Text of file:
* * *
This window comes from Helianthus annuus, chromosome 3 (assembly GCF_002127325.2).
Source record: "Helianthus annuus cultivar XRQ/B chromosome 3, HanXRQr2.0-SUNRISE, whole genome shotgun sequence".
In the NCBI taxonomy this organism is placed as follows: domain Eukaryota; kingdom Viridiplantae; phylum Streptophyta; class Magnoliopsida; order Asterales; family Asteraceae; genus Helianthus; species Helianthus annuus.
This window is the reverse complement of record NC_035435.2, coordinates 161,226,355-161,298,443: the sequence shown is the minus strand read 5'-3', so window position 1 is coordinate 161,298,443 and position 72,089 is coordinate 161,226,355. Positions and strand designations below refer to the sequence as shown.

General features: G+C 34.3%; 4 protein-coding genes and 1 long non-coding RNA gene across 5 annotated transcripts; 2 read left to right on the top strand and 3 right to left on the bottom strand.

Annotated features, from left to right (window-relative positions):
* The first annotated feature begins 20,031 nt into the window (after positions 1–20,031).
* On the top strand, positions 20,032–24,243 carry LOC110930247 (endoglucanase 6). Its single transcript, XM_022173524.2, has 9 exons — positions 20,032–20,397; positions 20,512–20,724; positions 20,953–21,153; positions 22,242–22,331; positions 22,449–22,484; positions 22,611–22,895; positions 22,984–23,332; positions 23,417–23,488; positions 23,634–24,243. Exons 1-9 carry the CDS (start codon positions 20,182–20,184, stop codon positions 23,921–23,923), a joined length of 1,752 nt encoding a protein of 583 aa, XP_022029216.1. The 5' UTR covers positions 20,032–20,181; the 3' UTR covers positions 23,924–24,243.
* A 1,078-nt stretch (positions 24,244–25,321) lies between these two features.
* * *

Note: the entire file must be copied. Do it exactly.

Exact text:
This window comes from Helianthus annuus, chromosome 3 (assembly GCF_002127325.2).
Source record: "Helianthus annuus cultivar XRQ/B chromosome 3, HanXRQr2.0-SUNRISE, whole genome shotgun sequence".
In the NCBI taxonomy this organism is placed as follows: domain Eukaryota; kingdom Viridiplantae; phylum Streptophyta; class Magnoliopsida; order Asterales; family Asteraceae; genus Helianthus; species Helianthus annuus.
This window is the reverse complement of record NC_035435.2, coordinates 161,226,355-161,298,443: the sequence shown is the minus strand read 5'-3', so window position 1 is coordinate 161,298,443 and position 72,089 is coordinate 161,226,355. Positions and strand designations below refer to the sequence as shown.

General features: G+C 34.3%; 4 protein-coding genes and 1 long non-coding RNA gene across 5 annotated transcripts; 2 read left to right on the top strand and 3 right to left on the bottom strand.

Annotated features, from left to right (window-relative positions):
* The first annotated feature begins 20,031 nt into the window (after positions 1–20,031).
* On the top strand, positions 20,032–24,243 carry LOC110930247 (endoglucanase 6). Its single transcript, XM_022173524.2, has 9 exons — positions 20,032–20,397; positions 20,512–20,724; positions 20,953–21,153; positions 22,242–22,331; positions 22,449–22,484; positions 22,611–22,895; positions 22,984–23,332; positions 23,417–23,488; positions 23,634–24,243. Exons 1-9 carry the CDS (start codon positions 20,182–20,184, stop codon positions 23,921–23,923), a joined length of 1,752 nt encoding a protein of 583 aa, XP_022029216.1. The 5' UTR covers positions 20,032–20,181; the 3' UTR covers positions 23,924–24,243.
* A 1,078-nt stretch (positions 24,244–25,321) lies between these two features.